SEN - Inclusion


Sen Inclusion


Special Educational Needs

At Canterbury Cross we aim to support all our children, including those who have special educational needs at anytime during their school lives. If we feel that your child would benefit from additional support, we will talk to you about what that support will be, and how you can help at home.

Class teachers provide a variety of work to enable each child to make progress but sometimes we feel that children would benefit from working in smaller groups or on a one to one basis for a period of time.

Children who require additional support may be referred to outside agencies for further assessment. We will always inform you if we feel that your child would benefit from this. Our aim is to ensure that children with SEN can access the curriculum, build on their achievements and develop a positive self image through implementing the Code of Practice for SEN.

Canterbury Cross Local Offer

 In line with the Equality Act (2010) , Children and Families and the Special Educational Needs Code of Practice (2014) and Canterbury Cross Primary School’s Equality Policy ‘Every child is special’

 

 

What kinds of Special Educational Needs does Canterbury Cross make provision for?

 What are the different types of support available for children with SEND at Canterbury Cross?

How does Canterbury Cross identify and assess Special Educational Needs or Disability (SEND)?

Who are the best people to talk to at Canterbury Cross about my child’s difficulties with learning/Special Educational Needs or Disability (SEND)?

What training do the staff have in relation to pupils with Special Educational Needs or Disability (SEND) ?

How do Canterbury Cross get more specialist help for pupils if they need it?

How are parents/carers of children with Special Educational Needs or Disability (SEND) involved in the education of their child?

How are pupils with Special Educational Needs or Disability (SEND) involved in their own education?

How does the governing body help to meet the needs of pupils with Special Educational Needs or Disability (SEND)?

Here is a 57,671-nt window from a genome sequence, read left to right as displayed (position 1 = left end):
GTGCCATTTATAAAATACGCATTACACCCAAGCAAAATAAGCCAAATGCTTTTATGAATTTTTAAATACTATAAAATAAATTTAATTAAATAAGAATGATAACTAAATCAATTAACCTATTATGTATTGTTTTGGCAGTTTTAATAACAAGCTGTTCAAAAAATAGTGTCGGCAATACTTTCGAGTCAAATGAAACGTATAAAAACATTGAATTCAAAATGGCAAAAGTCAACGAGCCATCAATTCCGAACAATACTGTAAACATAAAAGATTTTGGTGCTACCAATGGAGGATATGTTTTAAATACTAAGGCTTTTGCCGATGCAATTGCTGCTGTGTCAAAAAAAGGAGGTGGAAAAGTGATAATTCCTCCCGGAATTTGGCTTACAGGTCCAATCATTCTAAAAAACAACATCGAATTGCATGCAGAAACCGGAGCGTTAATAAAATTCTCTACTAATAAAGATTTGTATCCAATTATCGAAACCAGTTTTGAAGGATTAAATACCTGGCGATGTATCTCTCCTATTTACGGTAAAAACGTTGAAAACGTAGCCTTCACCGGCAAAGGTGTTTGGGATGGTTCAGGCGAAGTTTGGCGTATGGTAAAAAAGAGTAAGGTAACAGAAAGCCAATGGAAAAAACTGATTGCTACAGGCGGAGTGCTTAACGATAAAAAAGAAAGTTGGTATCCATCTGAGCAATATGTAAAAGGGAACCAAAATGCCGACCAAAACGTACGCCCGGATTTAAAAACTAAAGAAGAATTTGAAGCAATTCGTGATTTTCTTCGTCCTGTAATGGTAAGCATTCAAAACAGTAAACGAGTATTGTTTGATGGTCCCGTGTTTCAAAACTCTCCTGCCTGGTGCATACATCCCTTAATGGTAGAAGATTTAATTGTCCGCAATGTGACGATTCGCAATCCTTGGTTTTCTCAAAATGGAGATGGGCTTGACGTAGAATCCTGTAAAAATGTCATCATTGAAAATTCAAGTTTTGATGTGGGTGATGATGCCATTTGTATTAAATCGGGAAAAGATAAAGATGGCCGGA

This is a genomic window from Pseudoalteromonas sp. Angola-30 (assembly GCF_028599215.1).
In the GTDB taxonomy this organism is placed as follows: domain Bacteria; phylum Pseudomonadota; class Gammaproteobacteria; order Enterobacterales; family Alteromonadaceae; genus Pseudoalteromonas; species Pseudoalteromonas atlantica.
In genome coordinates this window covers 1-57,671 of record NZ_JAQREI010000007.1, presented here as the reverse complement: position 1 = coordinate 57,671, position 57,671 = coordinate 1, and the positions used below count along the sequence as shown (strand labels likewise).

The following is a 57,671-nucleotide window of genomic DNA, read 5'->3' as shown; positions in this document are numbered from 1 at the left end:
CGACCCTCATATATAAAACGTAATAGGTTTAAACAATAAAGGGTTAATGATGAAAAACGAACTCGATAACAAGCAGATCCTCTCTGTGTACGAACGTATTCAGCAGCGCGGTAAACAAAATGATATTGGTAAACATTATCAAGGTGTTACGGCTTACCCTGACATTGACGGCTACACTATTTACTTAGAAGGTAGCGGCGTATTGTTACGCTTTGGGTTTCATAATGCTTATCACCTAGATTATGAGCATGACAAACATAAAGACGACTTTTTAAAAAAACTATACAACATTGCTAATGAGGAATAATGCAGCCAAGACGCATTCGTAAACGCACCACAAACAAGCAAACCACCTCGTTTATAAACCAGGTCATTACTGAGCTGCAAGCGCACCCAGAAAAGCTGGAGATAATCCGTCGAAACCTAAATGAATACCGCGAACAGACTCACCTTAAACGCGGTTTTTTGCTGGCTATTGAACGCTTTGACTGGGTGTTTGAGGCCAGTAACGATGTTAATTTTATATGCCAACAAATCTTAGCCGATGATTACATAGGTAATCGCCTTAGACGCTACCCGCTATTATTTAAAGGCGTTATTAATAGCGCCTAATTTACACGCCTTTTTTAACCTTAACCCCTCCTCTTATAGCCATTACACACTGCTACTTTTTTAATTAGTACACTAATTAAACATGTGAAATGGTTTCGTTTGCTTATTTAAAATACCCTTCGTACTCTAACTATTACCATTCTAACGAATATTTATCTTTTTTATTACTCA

Who are the support services that can help parents/ carers with pupils with Special Educational Needs or Disability (SEND)?

How does Canterbury Cross support pupils with Special Educational Needs or Disability (SEND) through transition?

 

 

 

 

 

 

 

 

 

What kinds of Special Educational Needs does Canterbury Cross make provision for?

 

Types of need and what it could look like

Examples of support in our school

How we check it is working and the progress of the child

Cognition and learning

  • Letters and sounds
  • Phonics assessment pack
  • Daily phonics/SPAG sessions
  • Awareness of learning styles - Visual, auditory and kinesthetic approach
  • Pre and Post tutoring
  • 5 minute readers
  • Rapid reading
  • Specific intervention groups
  • TA trained in delivering a programme for dyslexia support
  • Specific maths programmes
  • Basic skills checklists
  • Pupil progress meetings looking at individual progress
  • Annotated IEPs
  • IEP reviews
  • IEP scrutinies
  • Book and planning scrutinies
  • Observations
  • Learning walks
  • Children’s voice
  • Parent input
  • School provision map
  • Post intervention plans for children who have not made expected progress
  • Post IEPs
  • Annual Reviews

Communication and interaction

  • 1-1 speech therapy delivered by Speech and Language Therapist
  • Individualised speech therapy programmes set by SALT, followed through by HLTA/ TAs
  • Word/topic maps
  • Individual visual timetables
  • TA support during whole class teaching time
  • Pre and Post tutoring
  • Access to ipads
  • Pupil progress meetings looking at individual progress
  • Annotated IEPs
  • IEP reviews
  • IEP scrutinies
  • Book and planning scrutinies
  • Observations
  • Learning walks
  • Children’s voice
  • Parent input
  • School provision map
  • Post intervention plans for children who have not made expected progress
  • Post IEPs
  • Annual Reviews

Social, emotional and mental health difficulties

  • Children’s advocate
  • Playleaders
  • Playworkers
  • Social stories
  • TEACHH
  • PHSE
  • Circle time
  • Resolution Circle
  • Celebration assembly including reward cards, good to be green (for good behaviour) and house point cup
  • Class charters
  • School Behaviour Policy
  • Communication and Autism Team (CAT) support and resources
  • Child and Adolescent Mental Health Service (CAMHS)
  • CAF – Common Assessment Framework
  • TAF – Team around the Family
  • Pupil progress meetings looking at individual progress
  • Annotated IEPs
  • IEP reviews
  • IEP scrutinies
  • Book and planning scrutinies
  • Observations
  • Learning walks
  • Children’s voice
  • Parent input
  • School provision map
  • Post intervention plans for children who have not made expected progress
  • Post IEPs
  • Annual Reviews

 

Sensory and/or physical needs

  • Pencil grips
  • Specialist pencils
  • Posture support